Mourinho tries to play down Manchester United exit

Manchester United manager Jose Mourinho gestures on the sidelines during  the Champions League round of 16 second leg against Sevilla at Old Trafford. Photograph:  David Klein/Reuters

‘I know this has happened at Manchester United before, because I have sat in this chair as manager of Porto and of Real Madrid.

Jose Mourinho attempted to play down the significance of Manchester United’s exit from the Champions League as former players turned television pundits savaged his side’s limp display against Sevilla.

Rio Ferdinand described the performance as lethargic, and added that Alexis Sanchez looked a shadow of his former self, while Paul Scholes called for the Chilean to be dropped.

Clutching desperately at the thinnest of straws, Mourinho suggested United had no time for self-recrimination because they had an FA Cup quarter-final tie against Brighton coming up at the weekend. “I don’t want to make a drama out of this defeat. It’s not the end of the world, it’s football, and we have another match on Saturday,” the United manager said.

“I know this has happened at Manchester United before, because I have sat in this chair as manager of Porto and of Real Madrid. I don’t think it is something new for this club.”

Unsurprisingly Mourinho did not share the critics’ view that United had been poor. “We did our best, we tried, we lost, that’s football,” he said. “I don’t think the performance was bad, the way we started was really positive. We were in control for the first 10 or 15 minutes, then after that Sevilla started to hide the ball. They have good players, they can do that.

“They played well in the first half without creating many dangerous situations. We had chances to score in the second half but didn’t take them. After that it was clear that the first goal was going to change the shape of the game and they were the ones who scored it.”

Mourinho said three weeks ago that until a team reached the quarter-finals they could not be regarded as genuine Champions League contenders, so by his own admission United have failed after spending so much money on players like Romelu Lukaku and Paul Pogba, the latter of whom did not even start this game and was unimpressive when he came on. Was that acceptable for a club of United’s stature?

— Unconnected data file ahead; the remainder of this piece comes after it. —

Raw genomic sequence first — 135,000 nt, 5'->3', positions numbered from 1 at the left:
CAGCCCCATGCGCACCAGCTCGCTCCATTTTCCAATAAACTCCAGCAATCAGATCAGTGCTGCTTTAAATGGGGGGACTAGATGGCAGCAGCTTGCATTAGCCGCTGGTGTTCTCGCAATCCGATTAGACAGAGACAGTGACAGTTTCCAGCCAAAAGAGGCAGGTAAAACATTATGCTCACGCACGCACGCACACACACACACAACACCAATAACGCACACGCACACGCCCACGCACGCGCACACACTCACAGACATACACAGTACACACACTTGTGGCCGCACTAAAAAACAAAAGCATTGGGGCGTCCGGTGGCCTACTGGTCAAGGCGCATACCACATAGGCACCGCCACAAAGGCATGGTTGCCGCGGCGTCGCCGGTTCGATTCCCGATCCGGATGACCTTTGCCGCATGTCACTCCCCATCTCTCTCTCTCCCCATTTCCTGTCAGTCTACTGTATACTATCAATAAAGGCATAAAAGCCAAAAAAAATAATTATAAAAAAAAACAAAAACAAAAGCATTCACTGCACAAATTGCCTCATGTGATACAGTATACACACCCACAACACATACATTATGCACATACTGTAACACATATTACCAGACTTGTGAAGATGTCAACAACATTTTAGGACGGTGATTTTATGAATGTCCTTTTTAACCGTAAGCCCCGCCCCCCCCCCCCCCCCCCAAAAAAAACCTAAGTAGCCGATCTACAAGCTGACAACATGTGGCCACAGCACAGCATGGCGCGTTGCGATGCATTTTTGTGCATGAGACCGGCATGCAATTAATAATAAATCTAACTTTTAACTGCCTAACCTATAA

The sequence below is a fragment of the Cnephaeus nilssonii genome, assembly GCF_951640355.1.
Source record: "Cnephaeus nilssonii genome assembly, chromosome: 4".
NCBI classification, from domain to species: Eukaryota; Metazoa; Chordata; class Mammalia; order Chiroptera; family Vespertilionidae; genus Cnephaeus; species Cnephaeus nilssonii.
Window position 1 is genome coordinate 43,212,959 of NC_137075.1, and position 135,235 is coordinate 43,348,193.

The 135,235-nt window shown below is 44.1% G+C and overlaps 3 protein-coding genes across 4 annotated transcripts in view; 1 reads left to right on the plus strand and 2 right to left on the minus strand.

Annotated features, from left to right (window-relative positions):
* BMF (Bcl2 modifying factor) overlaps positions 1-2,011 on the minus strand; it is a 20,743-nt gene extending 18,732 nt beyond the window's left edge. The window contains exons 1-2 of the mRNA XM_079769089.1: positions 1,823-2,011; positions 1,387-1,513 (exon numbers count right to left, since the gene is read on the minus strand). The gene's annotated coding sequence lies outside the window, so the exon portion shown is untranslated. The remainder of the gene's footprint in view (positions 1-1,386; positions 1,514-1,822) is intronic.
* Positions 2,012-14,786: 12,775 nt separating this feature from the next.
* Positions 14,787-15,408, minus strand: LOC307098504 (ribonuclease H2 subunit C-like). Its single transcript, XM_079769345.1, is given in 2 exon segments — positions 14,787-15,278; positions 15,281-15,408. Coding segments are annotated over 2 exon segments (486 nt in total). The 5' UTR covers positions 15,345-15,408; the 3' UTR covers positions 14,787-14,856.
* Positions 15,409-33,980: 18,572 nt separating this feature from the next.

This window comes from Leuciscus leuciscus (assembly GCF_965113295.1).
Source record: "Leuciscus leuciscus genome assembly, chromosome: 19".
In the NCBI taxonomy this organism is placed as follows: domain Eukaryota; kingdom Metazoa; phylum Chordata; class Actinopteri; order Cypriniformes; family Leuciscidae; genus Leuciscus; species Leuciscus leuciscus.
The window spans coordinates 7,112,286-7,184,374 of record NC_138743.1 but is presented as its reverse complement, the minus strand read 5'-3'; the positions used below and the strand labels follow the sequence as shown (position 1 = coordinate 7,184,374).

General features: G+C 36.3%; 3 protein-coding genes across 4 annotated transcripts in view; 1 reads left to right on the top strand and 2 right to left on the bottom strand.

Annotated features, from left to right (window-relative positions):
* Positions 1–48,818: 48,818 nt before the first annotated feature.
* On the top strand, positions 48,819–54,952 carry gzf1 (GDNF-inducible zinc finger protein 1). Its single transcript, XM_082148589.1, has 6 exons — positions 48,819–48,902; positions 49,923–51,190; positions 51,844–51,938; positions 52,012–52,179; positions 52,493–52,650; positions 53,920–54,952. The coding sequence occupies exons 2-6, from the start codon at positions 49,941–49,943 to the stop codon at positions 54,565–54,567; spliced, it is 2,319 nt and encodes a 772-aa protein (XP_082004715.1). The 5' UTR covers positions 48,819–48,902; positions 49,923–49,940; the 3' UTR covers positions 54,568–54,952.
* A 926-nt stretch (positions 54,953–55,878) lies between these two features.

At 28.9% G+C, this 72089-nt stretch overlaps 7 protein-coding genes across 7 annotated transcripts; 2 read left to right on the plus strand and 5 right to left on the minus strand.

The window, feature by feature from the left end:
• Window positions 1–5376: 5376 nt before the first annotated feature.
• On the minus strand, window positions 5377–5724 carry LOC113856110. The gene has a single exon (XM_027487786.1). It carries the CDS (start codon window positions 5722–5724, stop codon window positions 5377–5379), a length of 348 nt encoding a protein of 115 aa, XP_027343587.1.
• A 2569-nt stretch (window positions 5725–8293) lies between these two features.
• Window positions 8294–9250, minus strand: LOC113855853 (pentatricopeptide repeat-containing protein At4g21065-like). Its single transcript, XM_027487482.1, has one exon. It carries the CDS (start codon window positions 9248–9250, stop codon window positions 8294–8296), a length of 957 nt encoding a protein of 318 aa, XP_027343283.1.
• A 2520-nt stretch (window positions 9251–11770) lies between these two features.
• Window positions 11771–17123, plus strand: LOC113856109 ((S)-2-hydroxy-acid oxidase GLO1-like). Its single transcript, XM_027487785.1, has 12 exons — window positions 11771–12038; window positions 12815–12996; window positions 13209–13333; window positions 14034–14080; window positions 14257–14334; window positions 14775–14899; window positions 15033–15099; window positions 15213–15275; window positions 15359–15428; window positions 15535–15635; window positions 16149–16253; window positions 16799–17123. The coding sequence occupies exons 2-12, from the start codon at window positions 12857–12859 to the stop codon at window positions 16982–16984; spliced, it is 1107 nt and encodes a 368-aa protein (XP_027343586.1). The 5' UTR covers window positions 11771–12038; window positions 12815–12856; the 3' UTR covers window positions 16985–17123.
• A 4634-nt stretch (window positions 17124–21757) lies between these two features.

“Yes,” came the terse reply.

Was he happy that United managed just four shots on target over the two legs.

“That’s just a statistic.”

What needs to change to bring the team up to the desired Champions League level?

“Everything.”

Would that cost even more money?

“Everyone else spends money too. We are not the only team that invests money in players.”

Mourinho refused to answer a question from a Spanish journalist about whether going out of the Carabao Cup, Champions League and being so far behind in the league amounted to failure, on the grounds that he doubted it would interest a Spanish readership.

It was never going to be difficult for Vincenzo Montella to appear a ray of sunshine by comparison, and Sevilla’s Italian coach managed it easily. “I am very happy and I have a dressingroom full of happy players,” Montella said. “It is amazing to come to a stadium like this and make it to the last eight of the Champions League. We put in a very effective performance and deserved the victory.

Ben Yedder took his chances fantastically well, but the whole team did well to control possession and restrict an attacking side like Manchester United to very few opportunities.”

Invited to join in the chorus of criticism of United’s performance Montella came up with a classy response. “I don’t think it was about them,” he said. “We were just very good.”